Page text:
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The History of Refugees

This blog post provides a very brief summary of the history of refugees between the early 20th Century and the modern day (a previous blog post from September 2023 covers prior to this).

We are beginning in the 1930s, with the rise of Nazism, as this drastically shaped the history of refugees for the following decades. Many Jews fled Germany when they were stripped of citizenship in 1935. (United States Holocaust Memorial Museum) Additionally, the 1938 German annexations of Austria (Brittanica) and parts of Czechoslovakia (Horáková) caused displacement in these areas. The following year, in 1939, the right-wing Nationalists defeated the left-wing Republicans in the Spanish Civil War, with Nazi Germany having supported the winning side. This victory for the Nationalists began Francisco Franco’s violent and repressive dictatorship which caused several hundred thousand Republicans to flee. (Caistor)

Just a few months after the end of the Spanish Civil War, the six-year-long Second World War began. Like the First World War, this made refugees of many groups of people from all over the world. The obvious example is of course the Jewish people, as Nazi concentration camps were spread throughout Europe so survivors could end up a long way from home at the end of the conflict. (Durkin) In addition, there were millions of ‘Ostarbeiters’ - people from Central and Eastern Europe who were used as slave labourers in Germany. (Marek) That said, many Jews and Ostarbeiters did not even have a home to return to as strategic bombing had been used by both the Allies and the Axis, and had destroyed a great deal of infrastructure. (International Monetary Fund)

Established during the Second World War, the United Nations Relief and Rehabilitation Administration (UNRRA) began coordinating aid for people who had been made refugees by the conflict. UNRRA then helped displaced people to return home once Nazi Germany had been defeated. However, it did not provide this support to ethnic Germans despite millions having fled or been expelled from areas the Allies secured. (The University of Edinburgh Archives Online)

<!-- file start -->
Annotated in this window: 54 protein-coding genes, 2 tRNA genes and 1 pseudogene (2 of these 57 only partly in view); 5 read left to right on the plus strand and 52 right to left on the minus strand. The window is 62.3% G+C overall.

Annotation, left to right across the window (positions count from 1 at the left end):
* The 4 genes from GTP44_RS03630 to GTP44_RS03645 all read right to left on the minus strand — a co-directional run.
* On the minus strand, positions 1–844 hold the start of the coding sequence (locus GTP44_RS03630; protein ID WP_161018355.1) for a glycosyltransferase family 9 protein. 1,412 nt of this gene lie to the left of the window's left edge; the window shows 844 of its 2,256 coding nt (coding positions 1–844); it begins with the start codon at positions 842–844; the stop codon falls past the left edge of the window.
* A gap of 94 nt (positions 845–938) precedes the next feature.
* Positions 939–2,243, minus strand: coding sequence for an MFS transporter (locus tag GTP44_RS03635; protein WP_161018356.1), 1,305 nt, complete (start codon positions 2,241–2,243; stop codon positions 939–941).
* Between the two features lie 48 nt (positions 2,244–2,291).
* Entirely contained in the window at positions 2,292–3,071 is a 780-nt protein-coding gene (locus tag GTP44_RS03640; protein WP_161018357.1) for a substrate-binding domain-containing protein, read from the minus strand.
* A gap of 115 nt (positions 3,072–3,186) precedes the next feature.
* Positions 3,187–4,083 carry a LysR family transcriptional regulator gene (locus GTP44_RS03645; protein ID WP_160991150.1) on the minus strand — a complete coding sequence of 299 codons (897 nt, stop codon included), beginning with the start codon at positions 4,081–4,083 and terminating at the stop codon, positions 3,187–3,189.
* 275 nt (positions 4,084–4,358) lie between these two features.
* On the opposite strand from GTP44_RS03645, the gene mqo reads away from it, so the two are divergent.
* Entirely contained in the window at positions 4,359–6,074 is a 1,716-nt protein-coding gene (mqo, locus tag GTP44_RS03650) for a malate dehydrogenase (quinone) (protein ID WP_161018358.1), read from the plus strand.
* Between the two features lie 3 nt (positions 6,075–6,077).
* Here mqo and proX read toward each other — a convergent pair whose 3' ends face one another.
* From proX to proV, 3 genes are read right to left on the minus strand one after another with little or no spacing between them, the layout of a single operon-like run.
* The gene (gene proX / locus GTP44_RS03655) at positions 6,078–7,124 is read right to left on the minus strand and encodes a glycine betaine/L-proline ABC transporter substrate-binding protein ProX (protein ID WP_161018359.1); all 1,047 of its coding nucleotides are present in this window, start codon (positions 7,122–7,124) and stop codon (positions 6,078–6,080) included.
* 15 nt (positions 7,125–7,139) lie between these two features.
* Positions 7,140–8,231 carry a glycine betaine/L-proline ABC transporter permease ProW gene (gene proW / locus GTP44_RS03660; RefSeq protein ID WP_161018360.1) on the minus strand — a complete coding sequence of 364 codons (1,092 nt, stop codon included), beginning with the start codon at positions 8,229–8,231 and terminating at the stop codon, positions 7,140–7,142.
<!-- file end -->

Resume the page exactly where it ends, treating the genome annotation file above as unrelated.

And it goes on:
Also in the immediate postwar period was Operation Keelhaul, which was essentially the refoulement (forced return to dangerous situations in their country of origin) of Russians. (Hummel) In the modern day, this action carried out by the US and the UK would be considered illegal in international humanitarian law. (Epstein, pp.82-90) In addition, millions of Poles (Kochanowski, pp.135-154) and hundreds of thousands of Ukrainians (Prusin, p.558) were forced to migrate due to borders being redrawn by the victorious Allied nations. Support was provided by the International Refugee Organization (IRO), which replaced UNRRA. However, like UNRRA, the IRO did not provide this support to ethnic Germans. (Holborn)

Since the 1940s, there have been many other refugee crises due to events such as the Korean War, the Bangladesh Liberation War, the Yugoslav Wars, the War in Afghanistan, the Crisis in Venezuela, and the Russian Invasion of Ukraine. A variety of ongoing emergencies have been covered in our ‘A Focus On…’ series, over 2022 and 2023.


Brittanica, ‘Anschluss and World War II’, Brittanica,

Caistor, ‘Spanish Civil War fighters look back’, BBC News,

Epstein, Operation Keelhaul: The Story of Forced Repatriation from 1944 to the Present (United States, 1973)

Holborn, The International Refugee Organization : a specialized agency of the United Nations: its history and work, 1946-1952 (Oxford, 1956)

Horáková, ‘Forced displacement of Czech population under Nazis in 1938 and 1943’, Radio Prague International,

Hummel, ‘Operation Keelhaul’, The Independent Review,

International Monetary Fund, ‘The Post War World: The Most Destructive War in History’, International Monetary Fund,

Kochanowski, Gathering Poles into Poland: Forced Migration from Poland’s Former Eastern Territories (United States, 2001)

Marek, ‘Final Compensation Pending for Former Nazi Forced Laborers’, Deutsche Welle,

Prusin, Nation-building and Moving People (Oxford, 2016)

The University of Edinburgh Archives Online, ‘United Nations Relief and Rehabilitation Administration (UNRRA) (1943-1949) (War-time relief administration)’, The University of Edinburgh Archives Online,

United States Holocaust Memorial Museum, ‘The Nuremberg Race Laws’, Holocaust Encyclopedia,

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